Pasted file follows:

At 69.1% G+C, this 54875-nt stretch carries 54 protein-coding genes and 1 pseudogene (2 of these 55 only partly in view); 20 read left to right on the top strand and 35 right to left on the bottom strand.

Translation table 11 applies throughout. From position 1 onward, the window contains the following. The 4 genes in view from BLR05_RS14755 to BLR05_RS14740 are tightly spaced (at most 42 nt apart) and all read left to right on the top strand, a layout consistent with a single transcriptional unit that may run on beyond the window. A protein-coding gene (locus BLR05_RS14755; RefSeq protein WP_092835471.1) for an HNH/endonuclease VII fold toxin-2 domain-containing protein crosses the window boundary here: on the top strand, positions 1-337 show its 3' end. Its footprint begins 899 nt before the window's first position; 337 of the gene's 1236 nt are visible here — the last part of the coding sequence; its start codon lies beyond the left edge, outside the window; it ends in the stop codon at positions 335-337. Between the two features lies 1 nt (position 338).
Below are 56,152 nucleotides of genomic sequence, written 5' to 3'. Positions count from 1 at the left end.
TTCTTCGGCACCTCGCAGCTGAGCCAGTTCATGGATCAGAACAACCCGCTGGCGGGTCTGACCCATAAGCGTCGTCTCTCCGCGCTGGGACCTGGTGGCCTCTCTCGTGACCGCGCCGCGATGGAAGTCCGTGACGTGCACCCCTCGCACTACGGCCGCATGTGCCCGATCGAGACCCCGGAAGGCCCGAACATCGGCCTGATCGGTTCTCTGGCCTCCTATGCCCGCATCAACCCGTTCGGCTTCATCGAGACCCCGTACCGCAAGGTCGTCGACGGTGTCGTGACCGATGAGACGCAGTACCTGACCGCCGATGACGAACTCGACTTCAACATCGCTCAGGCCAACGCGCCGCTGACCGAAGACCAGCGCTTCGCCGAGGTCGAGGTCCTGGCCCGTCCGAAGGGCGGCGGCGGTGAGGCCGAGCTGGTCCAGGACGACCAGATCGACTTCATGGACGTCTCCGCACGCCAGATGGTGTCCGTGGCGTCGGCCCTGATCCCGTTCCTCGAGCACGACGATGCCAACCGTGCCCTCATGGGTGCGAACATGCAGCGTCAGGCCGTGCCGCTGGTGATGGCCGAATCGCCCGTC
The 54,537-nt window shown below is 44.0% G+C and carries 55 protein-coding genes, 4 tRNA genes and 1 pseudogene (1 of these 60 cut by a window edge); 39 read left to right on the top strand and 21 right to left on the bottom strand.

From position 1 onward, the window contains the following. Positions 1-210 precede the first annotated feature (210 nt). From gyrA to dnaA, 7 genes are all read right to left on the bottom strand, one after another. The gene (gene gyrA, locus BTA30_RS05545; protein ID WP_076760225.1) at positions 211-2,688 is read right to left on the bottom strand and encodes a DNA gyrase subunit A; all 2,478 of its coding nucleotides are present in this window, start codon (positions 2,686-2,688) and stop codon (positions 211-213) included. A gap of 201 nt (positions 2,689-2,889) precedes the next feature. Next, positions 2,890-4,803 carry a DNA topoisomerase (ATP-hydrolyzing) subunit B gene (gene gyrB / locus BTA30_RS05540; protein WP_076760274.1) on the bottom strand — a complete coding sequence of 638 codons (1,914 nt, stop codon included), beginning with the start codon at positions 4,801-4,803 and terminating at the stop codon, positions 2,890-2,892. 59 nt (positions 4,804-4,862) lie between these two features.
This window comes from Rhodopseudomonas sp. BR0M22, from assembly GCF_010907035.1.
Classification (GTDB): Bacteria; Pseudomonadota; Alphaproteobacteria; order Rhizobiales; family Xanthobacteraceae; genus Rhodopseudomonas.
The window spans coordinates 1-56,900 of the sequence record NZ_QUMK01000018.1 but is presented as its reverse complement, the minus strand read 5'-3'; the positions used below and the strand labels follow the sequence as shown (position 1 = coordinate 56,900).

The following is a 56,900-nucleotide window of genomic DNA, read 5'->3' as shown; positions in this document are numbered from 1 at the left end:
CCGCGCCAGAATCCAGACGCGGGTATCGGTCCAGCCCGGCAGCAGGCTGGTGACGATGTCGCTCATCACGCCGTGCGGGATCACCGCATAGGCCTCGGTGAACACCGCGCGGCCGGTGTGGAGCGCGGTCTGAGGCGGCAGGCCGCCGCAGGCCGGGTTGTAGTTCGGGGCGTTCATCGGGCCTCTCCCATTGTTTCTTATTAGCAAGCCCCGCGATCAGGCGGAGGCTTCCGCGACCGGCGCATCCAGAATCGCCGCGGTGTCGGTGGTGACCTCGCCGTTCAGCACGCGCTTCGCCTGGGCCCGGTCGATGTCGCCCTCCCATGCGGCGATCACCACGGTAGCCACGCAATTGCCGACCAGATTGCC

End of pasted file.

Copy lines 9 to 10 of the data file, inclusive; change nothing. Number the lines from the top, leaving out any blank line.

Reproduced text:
The window spans coordinates 1-56,900 of the sequence record NZ_QUMK01000018.1 but is presented as its reverse complement, the minus strand read 5'-3'; the positions used below and the strand labels follow the sequence as shown (position 1 = coordinate 56,900).

The following is a 56,900-nucleotide window of genomic DNA, read 5'->3' as shown; positions in this document are numbered from 1 at the left end: